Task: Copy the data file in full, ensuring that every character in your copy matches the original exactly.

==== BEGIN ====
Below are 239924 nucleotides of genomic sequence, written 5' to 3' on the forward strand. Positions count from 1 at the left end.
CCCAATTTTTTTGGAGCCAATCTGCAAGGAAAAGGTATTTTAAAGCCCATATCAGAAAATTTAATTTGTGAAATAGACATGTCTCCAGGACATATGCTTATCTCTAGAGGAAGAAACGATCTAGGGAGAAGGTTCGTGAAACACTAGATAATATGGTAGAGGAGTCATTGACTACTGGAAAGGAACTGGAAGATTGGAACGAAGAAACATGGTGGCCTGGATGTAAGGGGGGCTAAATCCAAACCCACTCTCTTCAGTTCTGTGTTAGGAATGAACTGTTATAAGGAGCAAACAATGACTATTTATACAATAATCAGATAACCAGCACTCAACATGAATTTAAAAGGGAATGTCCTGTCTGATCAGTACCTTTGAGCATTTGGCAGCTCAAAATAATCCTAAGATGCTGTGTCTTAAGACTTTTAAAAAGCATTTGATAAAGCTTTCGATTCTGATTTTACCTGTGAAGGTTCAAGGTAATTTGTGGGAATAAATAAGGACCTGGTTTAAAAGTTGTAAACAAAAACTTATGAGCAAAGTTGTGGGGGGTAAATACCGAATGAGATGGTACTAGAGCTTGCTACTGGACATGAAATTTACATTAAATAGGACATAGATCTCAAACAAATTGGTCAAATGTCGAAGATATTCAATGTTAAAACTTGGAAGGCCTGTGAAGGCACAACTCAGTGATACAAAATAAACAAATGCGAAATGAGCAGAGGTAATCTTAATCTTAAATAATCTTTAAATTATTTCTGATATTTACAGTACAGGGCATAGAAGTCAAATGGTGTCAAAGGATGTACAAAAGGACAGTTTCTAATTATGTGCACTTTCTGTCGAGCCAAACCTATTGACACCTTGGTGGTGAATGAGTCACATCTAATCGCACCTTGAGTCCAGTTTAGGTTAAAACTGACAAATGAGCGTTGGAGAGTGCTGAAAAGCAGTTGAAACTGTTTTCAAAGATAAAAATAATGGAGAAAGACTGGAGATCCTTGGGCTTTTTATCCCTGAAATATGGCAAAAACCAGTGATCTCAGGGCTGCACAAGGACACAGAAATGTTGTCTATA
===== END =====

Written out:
Below are 239924 nucleotides of genomic sequence, written 5' to 3' on the forward strand. Positions count from 1 at the left end.
CCCAATTTTTTTGGAGCCAATCTGCAAGGAAAAGGTATTTTAAAGCCCATATCAGAAAATTTAATTTGTGAAATAGACATGTCTCCAGGACATATGCTTATCTCTAGAGGAAGAAACGATCTAGGGAGAAGGTTCGTGAAACACTAGATAATATGGTAGAGGAGTCATTGACTACTGGAAAGGAACTGGAAGATTGGAACGAAGAAACATGGTGGCCTGGATGTAAGGGGGGCTAAATCCAAACCCACTCTCTTCAGTTCTGTGTTAGGAATGAACTGTTATAAGGAGCAAACAATGACTATTTATACAATAATCAGATAACCAGCACTCAACATGAATTTAAAAGGGAATGTCCTGTCTGATCAGTACCTTTGAGCATTTGGCAGCTCAAAATAATCCTAAGATGCTGTGTCTTAAGACTTTTAAAAAGCATTTGATAAAGCTTTCGATTCTGATTTTACCTGTGAAGGTTCAAGGTAATTTGTGGGAATAAATAAGGACCTGGTTTAAAAGTTGTAAACAAAAACTTATGAGCAAAGTTGTGGGGGGTAAATACCGAATGAGATGGTACTAGAGCTTGCTACTGGACATGAAATTTACATTAAATAGGACATAGATCTCAAACAAATTGGTCAAATGTCGAAGATATTCAATGTTAAAACTTGGAAGGCCTGTGAAGGCACAACTCAGTGATACAAAATAAACAAATGCGAAATGAGCAGAGGTAATCTTAATCTTAAATAATCTTTAAATTATTTCTGATATTTACAGTACAGGGCATAGAAGTCAAATGGTGTCAAAGGATGTACAAAAGGACAGTTTCTAATTATGTGCACTTTCTGTCGAGCCAAACCTATTGACACCTTGGTGGTGAATGAGTCACATCTAATCGCACCTTGAGTCCAGTTTAGGTTAAAACTGACAAATGAGCGTTGGAGAGTGCTGAAAAGCAGTTGAAACTGTTTTCAAAGATAAAAATAATGGAGAAAGACTGGAGATCCTTGGGCTTTTTATCCCTGAAATATGGCAAAAACCAGTGATCTCAGGGCTGCACAAGGACACAGAAATGTTGTCTATA